The church “has to pay attention to displacement, primarily refuges, and how we understand resources and questions of scarcity,” Douglas said. “As Christians, we don’t start with control and scarcity to take advantage and control markets. We start with the goodness of Creation and a sense of God’s abundance in which there is enough and go from there.”

I’m confident that God doesn’t want His representatives joining a cult.

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6 Responses to “Ethics Scholar Looks At How Your Carbon Footprint Causes Conflict Or Something”

  1. Mad Celt says:

    Been hitting the Communion wine kind of hard there, Rev. Considering no one had an inkling of long term consequences at the start of the Industrial Revolution and nothing was said or written until the rise of Marxism in the Industialized nations. If climate change is an established fact why the clamoring over raising funds to fight it when no solid strategy has been proposed? As they say, don’t pee on my leg and tell me it’s raining.

  2. Elwood P. Dowd says:

    William Teach typed: El Nino is a naturally occurring weather phenomenon that has been going on for a long time


    During normal conditions in the Pacific ocean, trade winds blow west along the equator, taking warm water from South America towards Asia. To replace that warm water, cold water rises from the depths — a process called upwelling. El Niño and La Niña are two opposing climate patterns that break these normal conditions. Scientists call these phenomena the El Niño-Southern Oscillation (ENSO) cycle.

    During El Niño, trade winds weaken. Warm water is pushed back east, toward the west coast of the Americas. The warmer waters cause the Pacific jet stream to move south of its neutral position. With this shift, areas in the northern U.S. and Canada are dryer and warmer than usual. But in the U.S. Gulf Coast and Southeast, these periods are wetter than usual and have increased flooding.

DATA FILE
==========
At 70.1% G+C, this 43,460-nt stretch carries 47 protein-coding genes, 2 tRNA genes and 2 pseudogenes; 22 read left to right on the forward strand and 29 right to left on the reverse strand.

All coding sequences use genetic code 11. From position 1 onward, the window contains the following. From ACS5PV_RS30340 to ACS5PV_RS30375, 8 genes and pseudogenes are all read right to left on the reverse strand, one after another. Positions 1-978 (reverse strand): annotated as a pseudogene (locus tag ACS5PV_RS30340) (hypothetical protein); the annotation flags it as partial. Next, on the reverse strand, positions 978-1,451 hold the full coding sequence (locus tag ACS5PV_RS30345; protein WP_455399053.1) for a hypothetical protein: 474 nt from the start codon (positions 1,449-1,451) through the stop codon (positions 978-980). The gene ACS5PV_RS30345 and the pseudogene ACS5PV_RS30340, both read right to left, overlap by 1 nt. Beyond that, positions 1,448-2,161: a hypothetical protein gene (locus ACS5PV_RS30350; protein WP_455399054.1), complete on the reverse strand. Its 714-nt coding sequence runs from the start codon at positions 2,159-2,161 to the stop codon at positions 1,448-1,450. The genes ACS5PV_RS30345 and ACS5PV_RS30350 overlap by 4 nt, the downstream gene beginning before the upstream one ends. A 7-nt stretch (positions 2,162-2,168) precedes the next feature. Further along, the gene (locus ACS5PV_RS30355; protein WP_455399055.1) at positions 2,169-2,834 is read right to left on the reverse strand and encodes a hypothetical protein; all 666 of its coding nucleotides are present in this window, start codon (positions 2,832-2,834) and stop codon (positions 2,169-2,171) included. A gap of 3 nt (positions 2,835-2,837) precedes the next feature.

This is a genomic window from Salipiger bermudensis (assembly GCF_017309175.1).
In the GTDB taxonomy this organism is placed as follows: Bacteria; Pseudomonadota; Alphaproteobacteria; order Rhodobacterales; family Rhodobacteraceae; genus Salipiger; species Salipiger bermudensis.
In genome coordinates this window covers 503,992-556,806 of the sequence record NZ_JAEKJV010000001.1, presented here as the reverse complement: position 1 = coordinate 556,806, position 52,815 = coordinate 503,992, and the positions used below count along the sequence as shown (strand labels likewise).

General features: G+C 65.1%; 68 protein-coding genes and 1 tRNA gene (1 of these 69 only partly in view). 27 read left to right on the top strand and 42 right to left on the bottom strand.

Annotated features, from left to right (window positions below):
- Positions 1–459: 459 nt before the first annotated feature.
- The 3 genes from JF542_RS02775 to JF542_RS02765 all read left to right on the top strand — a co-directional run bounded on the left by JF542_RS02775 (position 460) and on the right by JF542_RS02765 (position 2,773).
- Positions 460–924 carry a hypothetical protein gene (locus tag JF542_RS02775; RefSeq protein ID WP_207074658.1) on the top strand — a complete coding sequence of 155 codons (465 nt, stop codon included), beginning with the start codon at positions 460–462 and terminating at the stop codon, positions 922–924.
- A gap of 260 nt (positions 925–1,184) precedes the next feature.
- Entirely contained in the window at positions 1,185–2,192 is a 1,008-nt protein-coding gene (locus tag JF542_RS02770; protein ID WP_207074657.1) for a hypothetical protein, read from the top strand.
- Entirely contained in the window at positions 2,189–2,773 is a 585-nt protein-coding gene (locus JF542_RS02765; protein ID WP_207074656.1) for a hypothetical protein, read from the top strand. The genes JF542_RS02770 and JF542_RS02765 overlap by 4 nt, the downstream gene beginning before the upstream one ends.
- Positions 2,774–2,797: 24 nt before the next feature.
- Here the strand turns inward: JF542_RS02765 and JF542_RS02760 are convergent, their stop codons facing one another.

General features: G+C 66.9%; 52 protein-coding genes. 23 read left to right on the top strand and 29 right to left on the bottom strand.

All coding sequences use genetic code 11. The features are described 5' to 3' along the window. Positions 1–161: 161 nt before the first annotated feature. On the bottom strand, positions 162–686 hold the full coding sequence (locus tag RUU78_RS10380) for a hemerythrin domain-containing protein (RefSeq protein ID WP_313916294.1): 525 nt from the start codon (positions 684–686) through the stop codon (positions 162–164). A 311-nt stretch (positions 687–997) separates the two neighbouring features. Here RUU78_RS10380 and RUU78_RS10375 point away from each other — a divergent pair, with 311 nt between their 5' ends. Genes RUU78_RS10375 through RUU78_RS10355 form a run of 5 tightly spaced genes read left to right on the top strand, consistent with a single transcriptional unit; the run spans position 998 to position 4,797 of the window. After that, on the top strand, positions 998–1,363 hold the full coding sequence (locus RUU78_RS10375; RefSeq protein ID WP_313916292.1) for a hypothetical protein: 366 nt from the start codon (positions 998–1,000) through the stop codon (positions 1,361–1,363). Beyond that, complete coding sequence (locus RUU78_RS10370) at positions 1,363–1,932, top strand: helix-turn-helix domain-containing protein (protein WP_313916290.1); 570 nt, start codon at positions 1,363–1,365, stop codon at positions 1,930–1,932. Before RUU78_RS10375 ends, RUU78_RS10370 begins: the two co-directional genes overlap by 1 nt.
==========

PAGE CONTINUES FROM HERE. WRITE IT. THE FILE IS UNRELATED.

El Niño (and the opposite La Niña) is superimposed on the rising temperature contributing to the natural variability seen in mean global surface temperature. The fact that El Niños peaks are nearly always higher than the previous demonstrates how the Earth is warming, which no one doubts any longer. For example, the 2016 El Niño peak was some 0.5°C warmer than the then massive 1998 El Niño.

  3. H says:

    The right wing of both American political parties has always supported the global oil producers and has been willing to accept the most extreme form of Islam, Wahabism. Just as long as they kept giving us oil.
    Iraq was not about “freedom”

    • Jl says:

      Good point, carbon boy-how could someone support an industry that basically runs the whole globe day after day? The horror. Should they instead support your invaders from the southern border?

  4. SD says:

    Judge Jeanine: This was Trump lawyer’s ‘big bang’ during closing arguments